An overview of some of the most important development steps in machine vision technology:

1969

Development of sensors with CCD technology (Charge-Coupled Device) for data storage that can capture two-dimensional images. In 2009, Willard Boyle and George E. Smith received the Nobel Prize in Physics for this invention.

1990

The first CMOS sensors (Complementary Metal-Oxide Semiconductor) are developed. In contrast to CCD sensors, the charges generated by photons are converted into voltage in the pixel.

2006

Interoperability is key: New international industry standards such as GenICam and GigE Vision greatly facilitate the integration of image processing components and make a significant contribution to industry growth. Further standards will follow.

2015

The arm technology is finding its way into machine vision and enables cost and energy-saving applications which were previously PC-based. Embedded Vision expands machine vision’s market potential in the following years.

1979

The first industrial machine vision systems are available.

1996

The future begins in Germany: Vision Components launches the first smart camera. Image data is processed directly in the camera and only the measurement results are delivered as output.

2011

Machine vision becomes key enabling technology in the context of Industry 4.0 – the next level of production.

2015

According to VDMA, the German machine vision industry achieves a new sales record and surpasses the 2 billion mark € for the first time.

1987

VISION – the leading trade fair for machine vision and international meeting place for the industry ever since – takes place for the first time.

2004

The change from analog to digital camera technology in machine vision begins with the introduction of FireWire technology. In the years to come, the resolutions of digital cameras will increase and enable the implementation of higher quality standards in the customer industries.

2012

While machine vision was previously limited to 2D applications, industrial sensors are now available that reliably deliver 3D data in one single image.

2016

Machine vision goes deep learning. At VISION, the industry’s leading trade fair, standard software products demonstrate how this new technology can be used profitably for machine vision applications.

Which kind of “eye” is needed for a machine depends on its tasks: Microscopy, mechanical engineering, medicine, environmental protection, astronomy or football stadiums – the application possibilities are almost unlimited. But all systems work according to the same pattern: The captured images are analyzed, identified and evaluated with suitable software.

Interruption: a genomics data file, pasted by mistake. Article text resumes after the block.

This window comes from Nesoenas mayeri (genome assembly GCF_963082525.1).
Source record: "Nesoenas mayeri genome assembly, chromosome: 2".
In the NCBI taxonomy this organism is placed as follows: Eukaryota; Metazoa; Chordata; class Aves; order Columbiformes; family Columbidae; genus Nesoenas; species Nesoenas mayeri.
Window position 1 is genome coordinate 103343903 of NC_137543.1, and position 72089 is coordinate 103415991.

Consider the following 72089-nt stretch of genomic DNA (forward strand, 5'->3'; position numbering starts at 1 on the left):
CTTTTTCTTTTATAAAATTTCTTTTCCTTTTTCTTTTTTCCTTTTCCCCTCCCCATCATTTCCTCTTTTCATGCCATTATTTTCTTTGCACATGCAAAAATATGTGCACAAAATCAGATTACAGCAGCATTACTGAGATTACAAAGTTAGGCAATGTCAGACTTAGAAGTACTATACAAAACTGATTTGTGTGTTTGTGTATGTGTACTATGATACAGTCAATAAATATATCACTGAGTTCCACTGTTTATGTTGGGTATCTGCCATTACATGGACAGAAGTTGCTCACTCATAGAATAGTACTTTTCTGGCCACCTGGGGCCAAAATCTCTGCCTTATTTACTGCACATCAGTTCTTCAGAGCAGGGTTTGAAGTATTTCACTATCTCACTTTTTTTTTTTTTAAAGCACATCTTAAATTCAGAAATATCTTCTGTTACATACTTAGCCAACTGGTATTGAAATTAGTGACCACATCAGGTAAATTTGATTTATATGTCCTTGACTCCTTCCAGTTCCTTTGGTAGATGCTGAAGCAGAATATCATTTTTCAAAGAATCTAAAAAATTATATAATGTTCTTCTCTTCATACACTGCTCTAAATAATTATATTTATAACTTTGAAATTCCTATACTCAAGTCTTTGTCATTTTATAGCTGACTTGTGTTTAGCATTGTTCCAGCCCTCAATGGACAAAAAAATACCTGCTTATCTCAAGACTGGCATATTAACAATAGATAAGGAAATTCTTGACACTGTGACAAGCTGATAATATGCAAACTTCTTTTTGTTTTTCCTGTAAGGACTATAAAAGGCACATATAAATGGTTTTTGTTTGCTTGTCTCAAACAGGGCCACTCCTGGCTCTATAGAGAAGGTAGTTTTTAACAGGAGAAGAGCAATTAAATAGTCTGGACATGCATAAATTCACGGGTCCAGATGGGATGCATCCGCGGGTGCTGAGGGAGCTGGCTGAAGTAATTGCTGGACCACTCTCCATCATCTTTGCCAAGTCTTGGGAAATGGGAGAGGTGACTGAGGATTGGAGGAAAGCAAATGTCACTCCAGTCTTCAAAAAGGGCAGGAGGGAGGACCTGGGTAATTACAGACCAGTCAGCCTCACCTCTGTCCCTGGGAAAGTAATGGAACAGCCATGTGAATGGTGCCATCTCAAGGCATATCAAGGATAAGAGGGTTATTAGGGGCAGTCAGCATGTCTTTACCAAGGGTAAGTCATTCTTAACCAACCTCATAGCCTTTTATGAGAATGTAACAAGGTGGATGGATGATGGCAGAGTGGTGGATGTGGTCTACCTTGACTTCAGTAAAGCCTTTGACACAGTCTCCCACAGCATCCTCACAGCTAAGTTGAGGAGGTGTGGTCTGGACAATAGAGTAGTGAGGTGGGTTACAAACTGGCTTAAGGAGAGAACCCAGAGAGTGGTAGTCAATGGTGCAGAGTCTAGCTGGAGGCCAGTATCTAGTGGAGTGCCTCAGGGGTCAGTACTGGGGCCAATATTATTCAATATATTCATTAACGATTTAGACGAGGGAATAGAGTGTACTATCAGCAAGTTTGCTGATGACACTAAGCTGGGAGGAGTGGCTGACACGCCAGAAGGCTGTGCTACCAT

Vacuum cleaner with a sharp eye

Small and integrated everywhere – embedded vision is machine vision, which is directly embedded in all kinds of devices (mobile phones, cars, vacuum cleaners etc.). The devices can now “see” and are therefore smarter, better and safer.

Development and History

READ MORE

Focus on progress

Machines that see and understand are already in use everywhere – from the detection of food in supermarkets to gigantic construction projects for tunnels or sky-scrapers.

10 reasons to use machine vision

Machine vision and seeing machines have developed at an above-average rate in recent years and have become indispensable in the modern industrial production field and in many parts of daily life.

1. High savings potential

Machine vision systems reduce costs. They often pay off after only a few months.

2. Maximum product quality thanks to 100 % quality checks

Producing quality non-stop, 24 hours a day, 7 days a week – expensive product recalls, product liability claims and image damagecan be avoided thanks to machine vision.

3. Safe production, reliable products

Machine vision guarantees safety – in the production process as well as in the end product.

4. Sustainability

Improved environmental protection through optimized use of energy and resources , , more efficient recycling and smooth material flow – machine vision makes it possible.

5. Stable and optimized processes

Recognizing trends and irregularities in production processes early on – machine vision paves the way for realizing the smart factory of the future.

6. Flexibility in production

Modern machine vision systems are flexible. Even batch size 1 becomes feasible.

7. User-friendliness

Specific programming skills were perhaps previously required. Simple operation, easy setup and seamless integration into the production process have been commonplace for a long time now.

8. A technology serving people

With and for people, constantly striving for safety, quality and efficiency – in the factories and outside. The optimization of traffic flows, the perfect swing for golf, the training of doctors, the inspection of moles, waste separation and recycling and many other applications we all benefit from machine vision!